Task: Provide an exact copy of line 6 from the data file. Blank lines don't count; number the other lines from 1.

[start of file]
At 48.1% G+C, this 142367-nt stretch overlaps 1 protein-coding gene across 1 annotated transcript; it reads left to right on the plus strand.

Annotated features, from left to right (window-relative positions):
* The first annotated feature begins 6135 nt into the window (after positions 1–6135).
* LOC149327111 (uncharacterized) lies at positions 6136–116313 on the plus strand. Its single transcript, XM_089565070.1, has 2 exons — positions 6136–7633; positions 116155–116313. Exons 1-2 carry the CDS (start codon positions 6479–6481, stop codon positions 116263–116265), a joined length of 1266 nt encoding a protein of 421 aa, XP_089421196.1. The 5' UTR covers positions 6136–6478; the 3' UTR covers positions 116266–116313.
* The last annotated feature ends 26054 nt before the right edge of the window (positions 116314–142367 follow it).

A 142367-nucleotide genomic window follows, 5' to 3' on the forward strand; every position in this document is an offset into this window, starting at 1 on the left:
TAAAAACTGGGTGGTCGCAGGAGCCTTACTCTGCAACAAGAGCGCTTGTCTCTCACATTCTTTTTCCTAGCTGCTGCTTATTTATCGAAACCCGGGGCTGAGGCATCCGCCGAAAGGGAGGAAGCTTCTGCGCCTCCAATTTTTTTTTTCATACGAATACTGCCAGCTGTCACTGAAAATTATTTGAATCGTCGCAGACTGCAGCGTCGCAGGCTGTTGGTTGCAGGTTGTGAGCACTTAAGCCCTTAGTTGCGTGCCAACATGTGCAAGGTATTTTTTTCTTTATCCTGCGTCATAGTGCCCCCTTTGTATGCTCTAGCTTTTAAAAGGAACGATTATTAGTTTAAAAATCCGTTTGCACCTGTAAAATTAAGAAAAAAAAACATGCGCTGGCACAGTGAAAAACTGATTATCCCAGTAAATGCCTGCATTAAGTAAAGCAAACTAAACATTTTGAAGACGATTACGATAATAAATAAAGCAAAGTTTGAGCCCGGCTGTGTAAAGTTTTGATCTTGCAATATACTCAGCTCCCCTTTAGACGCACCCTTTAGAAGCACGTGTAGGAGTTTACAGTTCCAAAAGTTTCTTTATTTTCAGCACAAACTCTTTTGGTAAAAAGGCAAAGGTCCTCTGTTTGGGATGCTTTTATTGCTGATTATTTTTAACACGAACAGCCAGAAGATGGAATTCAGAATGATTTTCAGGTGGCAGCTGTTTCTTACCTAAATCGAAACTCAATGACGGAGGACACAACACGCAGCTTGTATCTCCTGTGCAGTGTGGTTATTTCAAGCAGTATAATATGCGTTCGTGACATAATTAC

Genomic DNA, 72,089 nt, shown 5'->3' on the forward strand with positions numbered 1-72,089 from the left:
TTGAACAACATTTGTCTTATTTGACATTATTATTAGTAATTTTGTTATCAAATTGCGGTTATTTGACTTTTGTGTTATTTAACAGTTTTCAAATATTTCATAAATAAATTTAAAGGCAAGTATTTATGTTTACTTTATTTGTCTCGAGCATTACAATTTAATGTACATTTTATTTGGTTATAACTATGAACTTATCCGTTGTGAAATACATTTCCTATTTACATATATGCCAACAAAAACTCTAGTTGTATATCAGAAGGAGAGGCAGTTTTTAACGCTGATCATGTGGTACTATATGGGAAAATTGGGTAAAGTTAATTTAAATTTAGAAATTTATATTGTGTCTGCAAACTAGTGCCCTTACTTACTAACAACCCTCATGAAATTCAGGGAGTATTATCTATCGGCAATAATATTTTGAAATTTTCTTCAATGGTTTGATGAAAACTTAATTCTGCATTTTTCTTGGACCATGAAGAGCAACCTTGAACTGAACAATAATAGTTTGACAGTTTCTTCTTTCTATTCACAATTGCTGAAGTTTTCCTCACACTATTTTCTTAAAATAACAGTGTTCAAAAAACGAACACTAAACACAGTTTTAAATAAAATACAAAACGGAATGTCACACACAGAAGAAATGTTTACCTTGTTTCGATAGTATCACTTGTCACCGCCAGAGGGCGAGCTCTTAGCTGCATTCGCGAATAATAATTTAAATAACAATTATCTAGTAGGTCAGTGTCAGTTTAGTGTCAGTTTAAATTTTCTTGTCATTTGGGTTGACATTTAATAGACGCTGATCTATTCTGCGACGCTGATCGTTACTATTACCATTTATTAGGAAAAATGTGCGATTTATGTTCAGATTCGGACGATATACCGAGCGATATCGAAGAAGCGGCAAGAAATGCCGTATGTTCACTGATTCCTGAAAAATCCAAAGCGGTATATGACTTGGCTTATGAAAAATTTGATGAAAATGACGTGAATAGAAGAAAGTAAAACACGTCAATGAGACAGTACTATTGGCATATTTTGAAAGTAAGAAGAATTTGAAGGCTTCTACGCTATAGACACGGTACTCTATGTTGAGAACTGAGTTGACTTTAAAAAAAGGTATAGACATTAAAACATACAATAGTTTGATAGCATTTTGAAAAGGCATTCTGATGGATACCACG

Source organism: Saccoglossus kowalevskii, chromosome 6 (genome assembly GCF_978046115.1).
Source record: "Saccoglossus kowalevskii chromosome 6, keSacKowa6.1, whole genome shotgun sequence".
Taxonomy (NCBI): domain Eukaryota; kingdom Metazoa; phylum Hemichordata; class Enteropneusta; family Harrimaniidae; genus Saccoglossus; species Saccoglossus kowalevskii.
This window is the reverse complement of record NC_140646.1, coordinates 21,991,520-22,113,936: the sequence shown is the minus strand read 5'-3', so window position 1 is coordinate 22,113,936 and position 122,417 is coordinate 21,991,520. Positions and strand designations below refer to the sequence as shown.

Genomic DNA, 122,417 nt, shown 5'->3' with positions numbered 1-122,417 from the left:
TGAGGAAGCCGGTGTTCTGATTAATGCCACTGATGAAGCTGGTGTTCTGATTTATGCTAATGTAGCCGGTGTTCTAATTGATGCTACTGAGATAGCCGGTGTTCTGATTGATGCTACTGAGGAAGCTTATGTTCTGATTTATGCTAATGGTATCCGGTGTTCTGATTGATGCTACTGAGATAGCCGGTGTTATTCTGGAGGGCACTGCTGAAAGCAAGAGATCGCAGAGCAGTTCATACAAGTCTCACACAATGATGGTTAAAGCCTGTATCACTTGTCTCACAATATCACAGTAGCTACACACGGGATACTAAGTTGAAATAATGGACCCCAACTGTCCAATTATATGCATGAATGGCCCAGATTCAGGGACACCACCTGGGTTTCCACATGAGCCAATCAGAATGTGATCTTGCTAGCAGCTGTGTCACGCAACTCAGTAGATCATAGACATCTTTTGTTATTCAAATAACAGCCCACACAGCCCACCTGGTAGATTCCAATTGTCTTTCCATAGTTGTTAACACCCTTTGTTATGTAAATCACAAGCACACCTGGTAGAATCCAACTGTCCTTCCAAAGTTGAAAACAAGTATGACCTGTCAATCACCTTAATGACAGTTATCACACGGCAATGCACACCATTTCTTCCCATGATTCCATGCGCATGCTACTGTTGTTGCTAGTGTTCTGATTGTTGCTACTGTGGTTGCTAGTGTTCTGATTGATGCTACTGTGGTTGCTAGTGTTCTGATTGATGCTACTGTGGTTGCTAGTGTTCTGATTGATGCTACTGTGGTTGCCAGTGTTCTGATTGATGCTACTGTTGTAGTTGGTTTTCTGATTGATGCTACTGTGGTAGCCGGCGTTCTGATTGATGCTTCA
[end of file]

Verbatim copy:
A 142367-nucleotide genomic window follows, 5' to 3' on the forward strand; every position in this document is an offset into this window, starting at 1 on the left: